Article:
33. Krahulcová A, Krahulec F, Rosenbaumová R (2011) Expressivity of apomixis in 2n + n hybrids from an apomictic and a sexual parent: insights into variation detected in Pilosella (Asteraceae: Lactuceae). Sex Plant Reprod 24:63–74PubMedCrossRefGoogle Scholar
  34. Krahulcová A, Raabe U, Krahulec F (2012) Prozesse innerhalb hybridisierender Pilosella-Populationen: P. aurantiaca und P. officinarum in Hagen (Nordrhein-Westfalen). Kochia 6:123–142Google Scholar
  35. Krahulcová A, Rotreklová O, Krahulec F (2014) The detection, rate and manifestation of residual sexuality in apomictic populations of Pilosella (Asteraceae, Lactuceae). Folia Geobot 49(2). doi: 10.1007/s12224-013-9166-0
  36. Krahulec F, Krahulcová A, Fehrer J, Bräutigam S, Plačková I, Chrtek J Jr (2004) The Sudetic group of Hieracium subgen. Pilosella from the Krkonoše Mts: a synthetic view. Preslia 76:223–243Google Scholar
  37. Krahulec F, Krahulcová A, Papoušková S (2006) Ploidy level selection during germination and early stages of seedling growth in the progeny of allohexaploid facultative apomict, Hieracium rubrum (Asteraceae). Folia Geobot 41:407–416CrossRefGoogle Scholar
  38. Krahulec F, Krahulcová A, Fehrer J, Bräutigam S, Schuhwerk F (2008) The structure of the agamic complex of Hieracium subgen. Pilosella in the Šumava Mts and its comparison with other regions in Central Europe. Preslia 80:1–26Google Scholar
  39. Krahulec F, Krahulcová A, Rosenbaumová R, Plačková I (2011) Production of polyhaploids by facultatively apomictic Pilosella can result in formation of new genotypes via genome doubling. Preslia 83:471–490Google Scholar
  40. Leong-Škorničková J, Šída O, Jarolímová V et al (2007) Chromosome numbers and genome size variation in Indian species of Curcuma (Zingiberaceae). Ann of Bot 100:505–526CrossRefGoogle Scholar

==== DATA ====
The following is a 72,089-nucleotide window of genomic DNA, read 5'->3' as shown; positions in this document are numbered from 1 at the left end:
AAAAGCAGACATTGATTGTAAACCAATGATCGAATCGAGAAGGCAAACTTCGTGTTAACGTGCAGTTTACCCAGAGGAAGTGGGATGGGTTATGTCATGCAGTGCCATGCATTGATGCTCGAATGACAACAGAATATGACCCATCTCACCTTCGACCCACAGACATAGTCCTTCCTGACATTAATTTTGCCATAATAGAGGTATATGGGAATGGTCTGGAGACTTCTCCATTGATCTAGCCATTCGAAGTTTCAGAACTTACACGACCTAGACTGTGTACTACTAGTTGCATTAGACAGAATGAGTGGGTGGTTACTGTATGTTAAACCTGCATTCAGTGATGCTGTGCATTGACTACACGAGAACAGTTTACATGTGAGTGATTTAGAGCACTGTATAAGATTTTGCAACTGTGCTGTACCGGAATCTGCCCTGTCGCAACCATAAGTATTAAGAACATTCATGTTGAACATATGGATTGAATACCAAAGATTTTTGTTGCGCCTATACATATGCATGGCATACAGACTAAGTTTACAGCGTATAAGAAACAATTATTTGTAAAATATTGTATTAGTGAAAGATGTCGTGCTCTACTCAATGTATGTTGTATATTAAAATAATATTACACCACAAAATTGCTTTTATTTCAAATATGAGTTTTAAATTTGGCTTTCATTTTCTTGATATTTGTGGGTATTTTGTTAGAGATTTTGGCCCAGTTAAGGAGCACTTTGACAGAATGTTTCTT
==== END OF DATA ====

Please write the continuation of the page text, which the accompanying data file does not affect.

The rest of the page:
41. Loomis ES, Fishman L (2009) A continent wide clone: population genetic variation of the invasive plant Hieracium aurantiacum (orange hawkweed; Asteraceae) in North America. Int J Plant Sci 170(6):759–765CrossRefGoogle Scholar
  42. Mártonfiová L (2006) Possible pathways of the gene flow in Taraxacum Sect. Ruderalia. Folia Geobot 41:183–201CrossRefGoogle Scholar
  43. Matzk F, Meister A, Brutovska R, Schubert I (2001) Reconstruction of reproductive diversity in Hypericum perforatum L. opens novel strategies to manage apomixis. Plant J 26:275–282PubMedCrossRefGoogle Scholar
  44. Matzk F, Hammer K, Schubert I (2003) Co-evolution of apomixis and genome size within the genus Hypericum. Sex Plant Reprod 16:51–58CrossRefGoogle Scholar
  45. Morita T, Menken SBJ, Sterk AA (1990) Hybridization between European and Asian dandelions (Taraxacum section Ruderalia and section Mongolica). 1. Crossability and breakdown of self-incompatibility. New Phytol 114:519–529CrossRefGoogle Scholar
  46. Mráz P (2003) Mentor effects in the genus Hieracium s.str. (Compositae, Lactuceae). Folia Geobot 38(3):345–350CrossRefGoogle Scholar
  47. Nägeli C, Peter A (1885) Die Hieracien Mittel–Europas. Monographische Bearbeitung der Piloselloiden mit besonderer Berücksichtigung der mitteleuropäischen Sippen. R. Oldenbourg, MünchenGoogle Scholar
  48. Naumova TN (2008) Apomixis and amphimixis in flowering plants. Cytol Genet 42:51–53CrossRefGoogle Scholar
  49. Naumova TN, van der Laak J, Osadtchiy J, Matzk F, Kravtchenko A, Bergervoet J, Ramulu KS, Boutilier K (2001) Reproductive development in apomictic populations of Arabis holboellii (Brassicaceae). Sex Plant Reprod 14:195–200PubMedCrossRefGoogle Scholar
  50. Nogler GA (1984) Gametophytic apomixis. In: Johri BM (ed) Embryology of angiosperms. Springer, Berlin, pp 475–518CrossRefGoogle Scholar
  51. Noyes RD, Rieseberg LH (2000) Two independent loci control agamospermy (apomixis) in the triploid flowering plant Erigeron annuus. Genet 155:379–390Google Scholar
  52. Ostenfeld CH (1906) Experimental and cytological studies in the Hieracia. I. Castration and hybridization experiments with some species of Hieracia. Bot Tidsskr 27:225–248Google Scholar
  53. Otto F (1990) DAPI staining of fixed cells for high-resolution flow cytometry of nuclear DNA. Methods in Cell Biol 33:105–110CrossRefGoogle Scholar